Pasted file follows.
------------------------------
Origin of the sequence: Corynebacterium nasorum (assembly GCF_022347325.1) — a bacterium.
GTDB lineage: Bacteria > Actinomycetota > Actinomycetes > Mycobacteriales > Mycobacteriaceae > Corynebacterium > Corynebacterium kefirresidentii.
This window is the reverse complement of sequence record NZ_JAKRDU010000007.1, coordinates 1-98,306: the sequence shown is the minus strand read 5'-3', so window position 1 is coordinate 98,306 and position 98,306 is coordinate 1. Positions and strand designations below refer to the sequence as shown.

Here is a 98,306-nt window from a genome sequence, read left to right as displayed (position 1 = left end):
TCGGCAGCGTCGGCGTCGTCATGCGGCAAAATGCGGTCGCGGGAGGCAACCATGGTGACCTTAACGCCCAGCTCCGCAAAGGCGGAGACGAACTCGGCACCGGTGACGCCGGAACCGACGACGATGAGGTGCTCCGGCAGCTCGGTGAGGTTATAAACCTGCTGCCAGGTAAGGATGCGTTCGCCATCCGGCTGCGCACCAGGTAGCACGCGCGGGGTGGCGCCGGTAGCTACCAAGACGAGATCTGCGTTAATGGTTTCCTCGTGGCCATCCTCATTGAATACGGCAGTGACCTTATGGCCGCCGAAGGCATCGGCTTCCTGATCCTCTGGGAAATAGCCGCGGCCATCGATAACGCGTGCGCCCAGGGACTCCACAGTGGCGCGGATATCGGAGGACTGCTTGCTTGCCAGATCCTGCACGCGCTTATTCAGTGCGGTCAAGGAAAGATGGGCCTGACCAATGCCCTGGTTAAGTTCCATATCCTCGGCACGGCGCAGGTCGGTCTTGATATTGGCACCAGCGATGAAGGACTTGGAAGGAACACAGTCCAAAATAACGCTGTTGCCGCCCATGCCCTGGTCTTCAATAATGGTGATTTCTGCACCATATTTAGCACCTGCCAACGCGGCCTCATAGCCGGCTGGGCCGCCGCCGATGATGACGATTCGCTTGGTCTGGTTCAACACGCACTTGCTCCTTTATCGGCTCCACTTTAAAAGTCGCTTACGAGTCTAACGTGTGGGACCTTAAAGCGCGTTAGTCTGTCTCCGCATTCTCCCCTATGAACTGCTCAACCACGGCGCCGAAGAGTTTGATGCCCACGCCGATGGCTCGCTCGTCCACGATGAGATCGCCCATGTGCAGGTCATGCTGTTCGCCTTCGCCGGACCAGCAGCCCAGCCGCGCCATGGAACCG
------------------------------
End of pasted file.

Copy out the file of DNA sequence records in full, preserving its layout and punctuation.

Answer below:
Origin of the sequence: Corynebacterium nasorum (assembly GCF_022347325.1) — a bacterium.
GTDB lineage: Bacteria > Actinomycetota > Actinomycetes > Mycobacteriales > Mycobacteriaceae > Corynebacterium > Corynebacterium kefirresidentii.
This window is the reverse complement of sequence record NZ_JAKRDU010000007.1, coordinates 1-98,306: the sequence shown is the minus strand read 5'-3', so window position 1 is coordinate 98,306 and position 98,306 is coordinate 1. Positions and strand designations below refer to the sequence as shown.

Here is a 98,306-nt window from a genome sequence, read left to right as displayed (position 1 = left end):
TCGGCAGCGTCGGCGTCGTCATGCGGCAAAATGCGGTCGCGGGAGGCAACCATGGTGACCTTAACGCCCAGCTCCGCAAAGGCGGAGACGAACTCGGCACCGGTGACGCCGGAACCGACGACGATGAGGTGCTCCGGCAGCTCGGTGAGGTTATAAACCTGCTGCCAGGTAAGGATGCGTTCGCCATCCGGCTGCGCACCAGGTAGCACGCGCGGGGTGGCGCCGGTAGCTACCAAGACGAGATCTGCGTTAATGGTTTCCTCGTGGCCATCCTCATTGAATACGGCAGTGACCTTATGGCCGCCGAAGGCATCGGCTTCCTGATCCTCTGGGAAATAGCCGCGGCCATCGATAACGCGTGCGCCCAGGGACTCCACAGTGGCGCGGATATCGGAGGACTGCTTGCTTGCCAGATCCTGCACGCGCTTATTCAGTGCGGTCAAGGAAAGATGGGCCTGACCAATGCCCTGGTTAAGTTCCATATCCTCGGCACGGCGCAGGTCGGTCTTGATATTGGCACCAGCGATGAAGGACTTGGAAGGAACACAGTCCAAAATAACGCTGTTGCCGCCCATGCCCTGGTCTTCAATAATGGTGATTTCTGCACCATATTTAGCACCTGCCAACGCGGCCTCATAGCCGGCTGGGCCGCCGCCGATGATGACGATTCGCTTGGTCTGGTTCAACACGCACTTGCTCCTTTATCGGCTCCACTTTAAAAGTCGCTTACGAGTCTAACGTGTGGGACCTTAAAGCGCGTTAGTCTGTCTCCGCATTCTCCCCTATGAACTGCTCAACCACGGCGCCGAAGAGTTTGATGCCCACGCCGATGGCTCGCTCGTCCACGATGAGATCGCCCATGTGCAGGTCATGCTGTTCGCCTTCGCCGGACCAGCAGCCCAGCCGCGCCATGGAACCG